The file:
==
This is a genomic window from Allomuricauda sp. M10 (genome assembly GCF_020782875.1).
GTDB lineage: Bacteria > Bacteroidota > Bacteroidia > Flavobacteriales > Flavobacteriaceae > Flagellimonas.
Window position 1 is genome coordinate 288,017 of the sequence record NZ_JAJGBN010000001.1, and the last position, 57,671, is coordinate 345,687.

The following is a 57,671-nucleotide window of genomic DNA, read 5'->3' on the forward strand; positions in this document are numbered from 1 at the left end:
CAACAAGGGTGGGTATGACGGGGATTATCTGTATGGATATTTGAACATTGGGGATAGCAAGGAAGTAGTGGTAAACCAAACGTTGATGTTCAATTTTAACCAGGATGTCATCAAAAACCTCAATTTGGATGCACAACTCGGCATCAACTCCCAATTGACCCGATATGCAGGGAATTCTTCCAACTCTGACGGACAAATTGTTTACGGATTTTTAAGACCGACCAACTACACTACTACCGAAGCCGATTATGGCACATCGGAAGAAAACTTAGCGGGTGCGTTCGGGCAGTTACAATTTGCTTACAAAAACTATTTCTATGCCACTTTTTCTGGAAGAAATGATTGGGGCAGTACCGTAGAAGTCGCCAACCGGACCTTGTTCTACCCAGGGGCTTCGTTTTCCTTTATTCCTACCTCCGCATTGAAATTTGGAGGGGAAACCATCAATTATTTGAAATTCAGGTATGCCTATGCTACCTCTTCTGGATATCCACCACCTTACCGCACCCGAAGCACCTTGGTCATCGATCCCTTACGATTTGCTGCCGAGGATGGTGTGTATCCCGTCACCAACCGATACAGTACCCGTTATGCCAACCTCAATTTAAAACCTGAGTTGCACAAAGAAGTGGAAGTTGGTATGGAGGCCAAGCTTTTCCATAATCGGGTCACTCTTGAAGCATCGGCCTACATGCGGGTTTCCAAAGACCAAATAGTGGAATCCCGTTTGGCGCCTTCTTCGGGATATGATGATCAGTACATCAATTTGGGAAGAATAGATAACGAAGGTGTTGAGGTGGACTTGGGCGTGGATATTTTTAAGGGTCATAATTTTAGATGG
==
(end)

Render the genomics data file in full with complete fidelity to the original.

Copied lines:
This is a genomic window from Allomuricauda sp. M10 (genome assembly GCF_020782875.1).
GTDB lineage: Bacteria > Bacteroidota > Bacteroidia > Flavobacteriales > Flavobacteriaceae > Flagellimonas.
Window position 1 is genome coordinate 288,017 of the sequence record NZ_JAJGBN010000001.1, and the last position, 57,671, is coordinate 345,687.

The following is a 57,671-nucleotide window of genomic DNA, read 5'->3' on the forward strand; positions in this document are numbered from 1 at the left end:
CAACAAGGGTGGGTATGACGGGGATTATCTGTATGGATATTTGAACATTGGGGATAGCAAGGAAGTAGTGGTAAACCAAACGTTGATGTTCAATTTTAACCAGGATGTCATCAAAAACCTCAATTTGGATGCACAACTCGGCATCAACTCCCAATTGACCCGATATGCAGGGAATTCTTCCAACTCTGACGGACAAATTGTTTACGGATTTTTAAGACCGACCAACTACACTACTACCGAAGCCGATTATGGCACATCGGAAGAAAACTTAGCGGGTGCGTTCGGGCAGTTACAATTTGCTTACAAAAACTATTTCTATGCCACTTTTTCTGGAAGAAATGATTGGGGCAGTACCGTAGAAGTCGCCAACCGGACCTTGTTCTACCCAGGGGCTTCGTTTTCCTTTATTCCTACCTCCGCATTGAAATTTGGAGGGGAAACCATCAATTATTTGAAATTCAGGTATGCCTATGCTACCTCTTCTGGATATCCACCACCTTACCGCACCCGAAGCACCTTGGTCATCGATCCCTTACGATTTGCTGCCGAGGATGGTGTGTATCCCGTCACCAACCGATACAGTACCCGTTATGCCAACCTCAATTTAAAACCTGAGTTGCACAAAGAAGTGGAAGTTGGTATGGAGGCCAAGCTTTTCCATAATCGGGTCACTCTTGAAGCATCGGCCTACATGCGGGTTTCCAAAGACCAAATAGTGGAATCCCGTTTGGCGCCTTCTTCGGGATATGATGATCAGTACATCAATTTGGGAAGAATAGATAACGAAGGTGTTGAGGTGGACTTGGGCGTGGATATTTTTAAGGGTCATAATTTTAGATGG